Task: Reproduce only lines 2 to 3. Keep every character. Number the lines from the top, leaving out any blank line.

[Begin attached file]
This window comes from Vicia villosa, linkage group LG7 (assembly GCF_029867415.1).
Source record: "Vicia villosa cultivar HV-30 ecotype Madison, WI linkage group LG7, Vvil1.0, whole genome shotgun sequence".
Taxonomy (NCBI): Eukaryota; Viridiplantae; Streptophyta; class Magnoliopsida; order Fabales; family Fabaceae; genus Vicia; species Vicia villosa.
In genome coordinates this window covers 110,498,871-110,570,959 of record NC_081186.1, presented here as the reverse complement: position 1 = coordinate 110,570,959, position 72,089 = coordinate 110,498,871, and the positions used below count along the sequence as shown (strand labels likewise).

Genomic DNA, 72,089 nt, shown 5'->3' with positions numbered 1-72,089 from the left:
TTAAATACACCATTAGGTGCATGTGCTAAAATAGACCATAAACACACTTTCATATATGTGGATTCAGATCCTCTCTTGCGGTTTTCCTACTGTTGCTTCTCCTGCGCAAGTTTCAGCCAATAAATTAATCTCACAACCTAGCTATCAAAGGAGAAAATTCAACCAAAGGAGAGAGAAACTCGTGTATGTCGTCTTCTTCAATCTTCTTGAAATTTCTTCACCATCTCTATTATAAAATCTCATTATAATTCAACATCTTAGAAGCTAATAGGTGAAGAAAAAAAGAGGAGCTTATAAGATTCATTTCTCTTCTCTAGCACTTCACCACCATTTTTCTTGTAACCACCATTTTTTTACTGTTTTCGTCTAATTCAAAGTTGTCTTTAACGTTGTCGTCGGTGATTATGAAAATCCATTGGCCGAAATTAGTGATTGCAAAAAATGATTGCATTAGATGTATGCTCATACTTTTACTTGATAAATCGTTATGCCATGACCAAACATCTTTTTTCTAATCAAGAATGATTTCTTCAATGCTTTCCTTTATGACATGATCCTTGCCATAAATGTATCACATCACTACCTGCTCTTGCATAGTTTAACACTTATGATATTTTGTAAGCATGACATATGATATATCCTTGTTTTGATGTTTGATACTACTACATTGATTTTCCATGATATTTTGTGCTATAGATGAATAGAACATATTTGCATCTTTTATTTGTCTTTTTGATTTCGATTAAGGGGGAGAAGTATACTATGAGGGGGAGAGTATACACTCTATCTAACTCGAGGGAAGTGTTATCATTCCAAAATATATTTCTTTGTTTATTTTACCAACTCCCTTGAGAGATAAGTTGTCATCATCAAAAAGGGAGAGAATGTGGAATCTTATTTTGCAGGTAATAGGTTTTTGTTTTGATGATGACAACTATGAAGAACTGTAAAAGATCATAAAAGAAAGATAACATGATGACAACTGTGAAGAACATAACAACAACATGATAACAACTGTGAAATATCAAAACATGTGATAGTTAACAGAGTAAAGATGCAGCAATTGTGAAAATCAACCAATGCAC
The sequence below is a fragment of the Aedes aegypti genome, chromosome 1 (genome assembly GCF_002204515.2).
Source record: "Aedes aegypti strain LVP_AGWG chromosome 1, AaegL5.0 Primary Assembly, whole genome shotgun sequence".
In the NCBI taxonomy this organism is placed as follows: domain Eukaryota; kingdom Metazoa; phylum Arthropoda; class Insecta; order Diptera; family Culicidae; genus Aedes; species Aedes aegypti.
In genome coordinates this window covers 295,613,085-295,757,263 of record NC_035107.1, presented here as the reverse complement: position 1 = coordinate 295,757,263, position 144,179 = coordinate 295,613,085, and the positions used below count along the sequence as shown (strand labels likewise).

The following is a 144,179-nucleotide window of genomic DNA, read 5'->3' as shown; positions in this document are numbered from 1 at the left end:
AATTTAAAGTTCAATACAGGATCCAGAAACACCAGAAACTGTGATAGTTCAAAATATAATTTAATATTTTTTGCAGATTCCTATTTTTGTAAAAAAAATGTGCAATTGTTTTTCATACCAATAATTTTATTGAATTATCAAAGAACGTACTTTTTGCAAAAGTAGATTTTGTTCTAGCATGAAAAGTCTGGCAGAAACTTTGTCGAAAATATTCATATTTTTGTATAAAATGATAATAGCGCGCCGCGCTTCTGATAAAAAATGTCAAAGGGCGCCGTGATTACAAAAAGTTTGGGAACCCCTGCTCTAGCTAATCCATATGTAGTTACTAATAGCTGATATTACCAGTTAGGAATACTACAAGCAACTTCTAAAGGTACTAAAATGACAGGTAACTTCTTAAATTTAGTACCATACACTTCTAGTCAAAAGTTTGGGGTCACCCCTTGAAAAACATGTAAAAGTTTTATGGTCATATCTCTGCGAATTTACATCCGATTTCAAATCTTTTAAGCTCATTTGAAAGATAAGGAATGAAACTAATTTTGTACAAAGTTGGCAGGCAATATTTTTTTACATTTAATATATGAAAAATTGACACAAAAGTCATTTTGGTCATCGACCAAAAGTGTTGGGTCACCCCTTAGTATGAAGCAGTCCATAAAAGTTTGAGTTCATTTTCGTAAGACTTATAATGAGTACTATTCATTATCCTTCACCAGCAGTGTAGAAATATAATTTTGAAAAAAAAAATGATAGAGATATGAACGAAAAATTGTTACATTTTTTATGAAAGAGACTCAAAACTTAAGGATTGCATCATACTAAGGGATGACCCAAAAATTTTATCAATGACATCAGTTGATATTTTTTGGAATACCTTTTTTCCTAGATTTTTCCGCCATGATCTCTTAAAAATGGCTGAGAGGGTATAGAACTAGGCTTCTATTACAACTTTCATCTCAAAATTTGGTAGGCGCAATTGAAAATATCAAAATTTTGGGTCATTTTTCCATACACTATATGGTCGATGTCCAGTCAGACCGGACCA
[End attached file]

Source record: "Vicia villosa cultivar HV-30 ecotype Madison, WI linkage group LG7, Vvil1.0, whole genome shotgun sequence".
Taxonomy (NCBI): Eukaryota; Viridiplantae; Streptophyta; class Magnoliopsida; order Fabales; family Fabaceae; genus Vicia; species Vicia villosa.